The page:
What inspires Bridwell’s story ideas? Dogs- his dogs, dogs in movies, dogs in stories, dogs everywhere. They are, after all, an undeniable source of entertainment. Thanks to this, Bridwell has had plenty of stories to tell about Clifford and Emily Elizabeth, and, in 1970, he was making enough money from the series and other children’s books he wrote and illustrated that he was able to give up his other commercial artwork career. While Bridwell’s books about Clifford have never been well embraced by critics, millions of young readers love Bridwell’s stories and artwork.When asked why kids love the stories of Clifford and his adventures, Bridwell said this about the big red dog, “He makes mistakes, he’s clumsy, he’s not perfect. But he’s always forgiven because he means well.”

Just think, if Bridwell listened to his school teachers when they told him he wasn’t a very good artist or writer, or if he succumbed to discouragement when children’s publishing companies piled on the rejections, Clifford may have never found his way in the world of children’s literature, and without Bridwell’s wife and her imaginary friend, Clifford, the world probably would’ve known the beloved canine as Tiny, the Big Red Dog.

Bonus Facts:

  • Despite the huge success of Clifford and having over 60 published books to his name, Bridwell has had another 120 books rejected (including various Clifford titles).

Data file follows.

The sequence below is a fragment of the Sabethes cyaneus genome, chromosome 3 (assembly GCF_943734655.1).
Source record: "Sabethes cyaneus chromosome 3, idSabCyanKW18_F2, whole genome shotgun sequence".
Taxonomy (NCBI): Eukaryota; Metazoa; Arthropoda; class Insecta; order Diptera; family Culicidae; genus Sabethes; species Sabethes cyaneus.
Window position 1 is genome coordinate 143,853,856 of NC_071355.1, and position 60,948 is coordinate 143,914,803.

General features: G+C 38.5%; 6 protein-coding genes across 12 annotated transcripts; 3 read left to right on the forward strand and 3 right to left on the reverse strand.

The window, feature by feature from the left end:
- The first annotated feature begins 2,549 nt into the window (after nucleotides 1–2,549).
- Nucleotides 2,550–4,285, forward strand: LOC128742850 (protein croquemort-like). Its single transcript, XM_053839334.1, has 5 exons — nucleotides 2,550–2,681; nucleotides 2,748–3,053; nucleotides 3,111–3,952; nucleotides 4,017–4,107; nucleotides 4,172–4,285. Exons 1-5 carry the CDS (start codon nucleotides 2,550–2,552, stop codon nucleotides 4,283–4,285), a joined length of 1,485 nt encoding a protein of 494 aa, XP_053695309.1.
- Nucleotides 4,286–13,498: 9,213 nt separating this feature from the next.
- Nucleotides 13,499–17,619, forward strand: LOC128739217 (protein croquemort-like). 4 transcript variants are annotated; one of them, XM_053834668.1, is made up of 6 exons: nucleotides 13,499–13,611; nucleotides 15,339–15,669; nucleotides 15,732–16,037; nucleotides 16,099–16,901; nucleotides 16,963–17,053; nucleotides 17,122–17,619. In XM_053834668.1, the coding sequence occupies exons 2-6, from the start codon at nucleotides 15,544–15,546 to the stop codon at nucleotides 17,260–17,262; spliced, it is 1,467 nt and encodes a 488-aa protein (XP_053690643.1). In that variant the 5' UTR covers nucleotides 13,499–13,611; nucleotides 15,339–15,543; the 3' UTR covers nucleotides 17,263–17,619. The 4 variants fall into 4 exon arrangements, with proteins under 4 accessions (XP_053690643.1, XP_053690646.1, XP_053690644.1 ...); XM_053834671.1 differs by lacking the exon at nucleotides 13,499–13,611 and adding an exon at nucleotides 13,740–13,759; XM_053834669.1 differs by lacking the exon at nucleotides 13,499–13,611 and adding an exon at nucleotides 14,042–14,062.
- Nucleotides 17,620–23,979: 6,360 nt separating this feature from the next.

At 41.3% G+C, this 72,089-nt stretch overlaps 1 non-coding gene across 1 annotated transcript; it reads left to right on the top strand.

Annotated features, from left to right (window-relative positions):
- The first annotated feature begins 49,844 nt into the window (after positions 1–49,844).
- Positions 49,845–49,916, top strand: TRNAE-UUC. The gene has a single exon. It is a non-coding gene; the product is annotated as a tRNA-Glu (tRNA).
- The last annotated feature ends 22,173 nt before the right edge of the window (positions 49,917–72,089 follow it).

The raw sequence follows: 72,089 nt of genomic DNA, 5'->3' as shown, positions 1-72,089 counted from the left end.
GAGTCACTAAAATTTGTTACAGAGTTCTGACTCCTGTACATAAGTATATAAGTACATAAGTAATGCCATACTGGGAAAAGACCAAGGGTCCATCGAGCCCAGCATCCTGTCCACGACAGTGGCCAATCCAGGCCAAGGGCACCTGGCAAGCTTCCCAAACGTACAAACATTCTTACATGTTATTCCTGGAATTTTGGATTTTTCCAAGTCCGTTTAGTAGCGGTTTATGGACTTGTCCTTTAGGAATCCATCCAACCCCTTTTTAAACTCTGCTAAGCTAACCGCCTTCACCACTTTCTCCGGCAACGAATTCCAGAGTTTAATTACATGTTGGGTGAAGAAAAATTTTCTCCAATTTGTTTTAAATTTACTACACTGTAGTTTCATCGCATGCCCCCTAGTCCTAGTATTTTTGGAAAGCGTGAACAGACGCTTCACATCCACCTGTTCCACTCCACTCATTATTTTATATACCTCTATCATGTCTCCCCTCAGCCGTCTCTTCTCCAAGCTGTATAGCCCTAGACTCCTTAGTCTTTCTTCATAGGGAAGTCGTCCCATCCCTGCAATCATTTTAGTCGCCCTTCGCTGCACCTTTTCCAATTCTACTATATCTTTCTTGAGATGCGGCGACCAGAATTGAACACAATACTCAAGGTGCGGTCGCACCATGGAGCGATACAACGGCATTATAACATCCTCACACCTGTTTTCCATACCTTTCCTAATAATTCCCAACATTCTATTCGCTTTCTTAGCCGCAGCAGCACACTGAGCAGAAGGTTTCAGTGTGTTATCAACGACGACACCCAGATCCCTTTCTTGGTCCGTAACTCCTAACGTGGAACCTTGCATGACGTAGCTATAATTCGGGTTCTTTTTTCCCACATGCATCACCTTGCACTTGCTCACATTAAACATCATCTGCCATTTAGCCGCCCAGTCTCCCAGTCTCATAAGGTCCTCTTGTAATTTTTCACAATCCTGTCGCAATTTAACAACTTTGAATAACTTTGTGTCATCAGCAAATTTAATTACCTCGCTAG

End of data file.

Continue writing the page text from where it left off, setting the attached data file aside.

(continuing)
• In addition to the Clifford series, Norman Bridwell is also the author of the series, The Witch Next Door and A Tiny Family. He has a total of over 126 million copies of his books in print and they are translated in 13 different languages.
  • Clifford the Big Red Dog, the first book in the series, was originally published in 1963.
  • Norman Bridwell is originally from Kokomo, Indiana.
  • In celebration of Norman Bridwell’s birthday in 2009, the Kokomo-Howard County Public Library invited the community to come celebrate Norman Bridwell’s birthday at the Clifford’s Big Red Event. The library obtained photos of Bridwell and his family for an exhibit entitled, Never Give Up on Your Dreams. Bridwell gave permission for the photos to be included in the Howard County Memory Project’s digital collection by the Genealogy & Local History Department.
  • The adventures of Clifford the Big Red Dog inspired a television show produced by Scholastic Studios and shown on PBS, which aired from 2000 to 2003. There were a total of 68 half-hour cartoons about Clifford, and some PBS stations still air the series. John Ritter was the voice of Clifford in all the television episodes. Days after PBS aired Clifford’s Puppy Days in 2003, John Ritter died.
  • Clifford books are used by teachers everywhere to teach young children valuable lessons of friendship, forgiveness, responsibility, team work, honesty, kindness, helping others, and believing in yourself.
  • Words of wisdom Bridwell shares with aspiring authors and illustrators of children’s books: “Write about what makes you feel good. And don’t get discouraged if you get rejected.”
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  • I have not heard this addressed but if anyone wrote to Norman Bridwell they could be certain he would always write a note back using his pall print stationary I recall once our whole class writing letters to him he responded to all of them. He responded to all letters I later wrote.